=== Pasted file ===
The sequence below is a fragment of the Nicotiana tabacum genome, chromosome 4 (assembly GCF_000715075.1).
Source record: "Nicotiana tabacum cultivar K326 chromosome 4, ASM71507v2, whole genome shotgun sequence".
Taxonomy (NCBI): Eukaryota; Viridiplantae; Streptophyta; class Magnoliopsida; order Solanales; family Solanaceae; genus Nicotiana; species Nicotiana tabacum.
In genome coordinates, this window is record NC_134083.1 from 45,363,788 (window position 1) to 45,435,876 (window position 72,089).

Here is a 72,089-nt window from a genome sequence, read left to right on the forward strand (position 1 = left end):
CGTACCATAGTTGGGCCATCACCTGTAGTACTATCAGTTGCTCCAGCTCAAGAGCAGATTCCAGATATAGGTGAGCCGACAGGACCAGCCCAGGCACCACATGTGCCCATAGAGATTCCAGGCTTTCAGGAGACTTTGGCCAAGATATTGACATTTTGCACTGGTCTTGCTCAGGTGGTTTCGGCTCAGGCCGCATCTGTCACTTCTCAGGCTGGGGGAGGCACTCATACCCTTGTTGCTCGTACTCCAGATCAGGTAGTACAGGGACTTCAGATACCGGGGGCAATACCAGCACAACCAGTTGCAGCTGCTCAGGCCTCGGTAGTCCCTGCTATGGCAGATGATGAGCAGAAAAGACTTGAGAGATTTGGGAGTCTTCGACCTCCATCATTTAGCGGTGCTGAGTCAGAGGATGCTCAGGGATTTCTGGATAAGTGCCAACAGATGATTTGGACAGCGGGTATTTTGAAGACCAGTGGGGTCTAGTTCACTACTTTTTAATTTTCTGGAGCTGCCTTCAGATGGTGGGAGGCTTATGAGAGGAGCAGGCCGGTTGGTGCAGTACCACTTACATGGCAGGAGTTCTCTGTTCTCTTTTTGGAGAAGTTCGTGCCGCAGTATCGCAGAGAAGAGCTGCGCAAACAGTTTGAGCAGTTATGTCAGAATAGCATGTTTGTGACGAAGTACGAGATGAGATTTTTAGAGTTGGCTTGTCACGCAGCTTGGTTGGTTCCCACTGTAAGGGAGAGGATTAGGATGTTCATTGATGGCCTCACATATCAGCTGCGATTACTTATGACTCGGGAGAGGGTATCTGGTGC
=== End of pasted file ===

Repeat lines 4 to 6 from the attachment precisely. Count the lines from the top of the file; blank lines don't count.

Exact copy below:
In genome coordinates, this window is record NC_134083.1 from 45,363,788 (window position 1) to 45,435,876 (window position 72,089).

Here is a 72,089-nt window from a genome sequence, read left to right on the forward strand (position 1 = left end):
CGTACCATAGTTGGGCCATCACCTGTAGTACTATCAGTTGCTCCAGCTCAAGAGCAGATTCCAGATATAGGTGAGCCGACAGGACCAGCCCAGGCACCACATGTGCCCATAGAGATTCCAGGCTTTCAGGAGACTTTGGCCAAGATATTGACATTTTGCACTGGTCTTGCTCAGGTGGTTTCGGCTCAGGCCGCATCTGTCACTTCTCAGGCTGGGGGAGGCACTCATACCCTTGTTGCTCGTACTCCAGATCAGGTAGTACAGGGACTTCAGATACCGGGGGCAATACCAGCACAACCAGTTGCAGCTGCTCAGGCCTCGGTAGTCCCTGCTATGGCAGATGATGAGCAGAAAAGACTTGAGAGATTTGGGAGTCTTCGACCTCCATCATTTAGCGGTGCTGAGTCAGAGGATGCTCAGGGATTTCTGGATAAGTGCCAACAGATGATTTGGACAGCGGGTATTTTGAAGACCAGTGGGGTCTAGTTCACTACTTTTTAATTTTCTGGAGCTGCCTTCAGATGGTGGGAGGCTTATGAGAGGAGCAGGCCGGTTGGTGCAGTACCACTTACATGGCAGGAGTTCTCTGTTCTCTTTTTGGAGAAGTTCGTGCCGCAGTATCGCAGAGAAGAGCTGCGCAAACAGTTTGAGCAGTTATGTCAGAATAGCATGTTTGTGACGAAGTACGAGATGAGATTTTTAGAGTTGGCTTGTCACGCAGCTTGGTTGGTTCCCACTGTAAGGGAGAGGATTAGGATGTTCATTGATGGCCTCACATATCAGCTGCGATTACTTATGACTCGGGAGAGGGTATCTGGTGC